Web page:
Comic Book Review: "Batman: The Dark Knight #9: I Can No Longer Be Broken"
Another chapter of the “Night Of The Owls” (DC Comics’ first major crossover story) appears in Batman: The Dark Knight #9. “Night Of The Owls: I Can No Longer Be Broken”, written by Judd Winick with art by David Finch and Richard Friend, reveals the backstory of the last Talon (the undead assassin for The Court of Owls) of the 20th century. As with many of these issues in the crossover, the Talon’s identity and history in told through the eyes of the Talon. Here we are given insight into the life of Alton Carver, from his initiation into the ranks as a Talon through to his demise and finally, his transformation. He is the first Talon to see Batman and, apparently, the only one whose fears bring about his own downfall.
At 10:55 p.m. on the Night Of The Owls, a Talon is attacking Lincoln March in his office. He stabs him in the chest and Lincoln retaliates with a Taser and then a gunshot to the head of the Talon. The Talon thinks to himself that he is old and broken, but he was this way before the Court froze him.
He begins to see his life flash before his eyes: Years ago in Haly’s Circus, as a kid, Alton Carver, was punished for being afraid of the high-wire; He could do everything else, fire juggling, gymnastics, but he’s afraid of heights. The ringmaster was angry and threw him in a trailer and set it on fire. Alton cries for help, but the ringmaster just waits; telling he’ll learn to fight his fear. Finally Alton felt cold (something died in him and something new was born), and stumbled out of the burning trailer, hair singed and skin burned. The ringmaster told him that he’s “now worthy to be the next Talon”.
In Gotham City, 26 years later, Talon Carver is carrying out an assassination. He’s held the mantle of Talon longer than most of the others, but he’s getting sloppy. He missed three police officers when he swept the building before he attacked his assignment. The Court of Owls is considering “retiring” him because he’s made too many mistakes lately. (Although he killed his target and the cops, he hid the officers’ bodies instead of staging a crime scene killing; now there’ll be question and an investigation.) The Court has found a replacement for him, and they will replace him if he can’t prove himself worthy.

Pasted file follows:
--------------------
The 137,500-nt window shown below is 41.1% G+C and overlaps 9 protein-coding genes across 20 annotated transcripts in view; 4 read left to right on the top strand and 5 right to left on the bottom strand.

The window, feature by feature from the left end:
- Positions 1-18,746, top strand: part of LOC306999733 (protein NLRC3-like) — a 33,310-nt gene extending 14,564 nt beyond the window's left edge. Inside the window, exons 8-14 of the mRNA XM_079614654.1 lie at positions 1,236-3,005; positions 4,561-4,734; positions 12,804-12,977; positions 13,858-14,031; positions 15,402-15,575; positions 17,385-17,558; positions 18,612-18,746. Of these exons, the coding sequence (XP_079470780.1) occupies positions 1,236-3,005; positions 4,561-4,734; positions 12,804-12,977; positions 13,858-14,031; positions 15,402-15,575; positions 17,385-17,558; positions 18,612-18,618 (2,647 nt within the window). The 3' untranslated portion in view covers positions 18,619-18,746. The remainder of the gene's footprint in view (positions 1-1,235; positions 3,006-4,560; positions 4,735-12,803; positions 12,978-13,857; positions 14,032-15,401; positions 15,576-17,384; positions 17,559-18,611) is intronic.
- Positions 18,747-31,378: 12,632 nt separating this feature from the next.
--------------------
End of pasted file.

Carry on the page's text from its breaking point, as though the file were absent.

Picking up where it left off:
While out on another assigned execution, he takes a detour and goes to Haly’s Circus to sees his replacement-in-training: Richard Grayson. For the first time since the trailer fire as a child, he feels fear again. He has to attack his target in the street, because going to the circus cost him precious time. Batman arrived to save the victim and Talon Carver flees out of fear for the second time in one night. He has failed for the last time: the Court decides to “retire” him.
As the Court pumps him full of the “cold”, he sleeps and dreams of a giant bat. Then he was awakened to join his brethren in the Night of the Owls attacks. His target is Lincoln March, the Gotham City mayoral candidate. March fights back after Talon Carver attacks him. As Carver stumble backwards across the room, Batman arrives. Carver feels that same fear again, and then Lincoln shots him.
Talon Alton Carver is relieved that death has finally come, but he doesn’t die. He comes back from the darkness. He sees Batman and realizes that he isn’t a monster, but a man. He can kill a man and attacks Batman. He tells him that Death is just a Wound to a Talon. Batman says that he’s dealt with his kind all night long. If Talon Carver is okay with being “wounded” then he should be fine with this: Batman kicks him out of the window. As he falls to the street Carver knows the battle is over, but not the war.
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At midnight, that same night, Batman, Nightwing (Richard Grayson), Robin (Damian Wayne), and Red Robin (Tim Drake) gather on the roof of Lincoln March’s office. Batman looks down at the bloody impact zone of Talon Carver’s fall: There is blood, but no body. Batman says that he’s still out there; he’s still alive. He tells the three of them to find him before he fully regenerates.
In the sewers deep underneath Gotham City, the Talon Alton Carver is lurching through the murky sewage. He is slowly healing. He muses that he has awoken twice in one night: the first was from the dark sleep of despair; the second time was from death itself. He feels cold and he has no fear.
The “Batman: The Dark Knight” series has always had a supernatural and creepy fairytale quality to its stories. Issue 9, “I Can No Longer Be Broken” has a very fascinating “Frankenstein: The Modern Prometheus” twist to it. It is interesting that Alton Carver “changes” so much throughout the story. Many of the Talons are reluctant to join the order, or at the very least, they are brought in after some kind of tragedy to make a new life. However, Alton Carver is forced to become a Talon. Throughout the story, he seems so distant and filled with a sense of melancholy about his assassin lifestyle. It’s almost like he’s just waiting for his real calling. Finally, it would seem that he receives it from a Giant Bat of all things; one of the things he fears: His tussle with the Dark Knight has shown him the way. Now that he’s apparently left the Court of Owls, and run into the sewers, it will be interesting to see if (and when) he resurfaces in Gotham City. Will he becomes another villain or possibly an awkward ally in the future? In this “Dark Knight” series, at the very least, he could be a mysterious kind of boogey man lurking in the shadows a’ la the Brothers Grimm.